Evans, Thomas (1739-1803) (DNB00)
EVANS, THOMAS (1739–1803), bookseller, was born in Wales in 1739, and began life in London as a bookseller's porter with a William Johnston of Ludgate Street. By industry and perseverance he became the publisher of the ‘Morning Chronicle’ as well as the ‘London Packet,’ in which was printed the objectionable letter reflecting on Goldsmith and Miss Horneck, the ‘Jessamy bride,’ nine days after the first representation of ‘She stoops to conquer’ in 1773. Goldsmith went to cane Evans in his shop in Paternoster Row, as the person responsible for the article, and got the worst of the encounter. Goldsmith was indicted for an assault, and compromised by paying 50l. to a Welsh charity. Evans took over the extensive business of Messrs. Hawes, Clarke, & Collins, at No. 32 Paternoster Row. He retired some years before his death, and was of rough and eccentric habits. He was separated from his wife owing to her affection for a graceless son, and left the bulk of a large fortune to an old friend, Christopher Brown, formerly assistant to Mr. Longman of Paternoster Row, and father of the Thomas Brown afterwards a member of the famous firm.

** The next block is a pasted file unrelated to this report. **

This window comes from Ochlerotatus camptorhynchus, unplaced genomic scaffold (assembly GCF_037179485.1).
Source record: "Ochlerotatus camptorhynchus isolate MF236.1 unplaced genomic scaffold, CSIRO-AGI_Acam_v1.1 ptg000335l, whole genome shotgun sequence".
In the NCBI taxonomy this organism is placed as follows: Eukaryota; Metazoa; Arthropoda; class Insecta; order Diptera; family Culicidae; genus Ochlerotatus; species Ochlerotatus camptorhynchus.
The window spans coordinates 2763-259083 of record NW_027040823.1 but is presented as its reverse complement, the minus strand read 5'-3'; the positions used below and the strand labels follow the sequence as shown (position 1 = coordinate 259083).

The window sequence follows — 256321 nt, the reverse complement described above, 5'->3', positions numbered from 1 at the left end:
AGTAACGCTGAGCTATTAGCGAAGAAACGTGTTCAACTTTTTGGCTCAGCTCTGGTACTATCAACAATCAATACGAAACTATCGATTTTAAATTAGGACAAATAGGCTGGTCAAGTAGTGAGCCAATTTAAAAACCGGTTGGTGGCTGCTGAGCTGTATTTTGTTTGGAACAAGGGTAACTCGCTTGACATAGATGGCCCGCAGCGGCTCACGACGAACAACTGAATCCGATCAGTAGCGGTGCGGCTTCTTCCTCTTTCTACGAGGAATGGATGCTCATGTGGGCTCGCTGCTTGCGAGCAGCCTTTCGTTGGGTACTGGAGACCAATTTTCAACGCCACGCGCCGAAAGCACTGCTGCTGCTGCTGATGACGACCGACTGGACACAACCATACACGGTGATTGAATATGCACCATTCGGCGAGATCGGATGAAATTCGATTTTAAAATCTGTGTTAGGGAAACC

Evans died 2 July 1803 at his lodgings in Chapter House Court, at the age of sixty-four, after a short illness. His only son married in 1790 a daughter of the second Archibald Hamilton, and was in business for himself, but deserted his family, went to America, came back, and died in poverty eighteen months before his father (Nichols, Lit. Anecd. v. 712).[Memoir in Gent. Mag. July 1803, vol. lxxiii. pt. ii. p. 696, reprinted in Nichols's Lit. Anecd. iii. 720–1. See also Boswell's Life of Johnson (G. B. Hill), ii. 209–10; J. Forster's Life of O. Goldsmith, 1854, ii. 384–91; A. Andrews's Hist. of British Journalism, 1859, 2 vols.]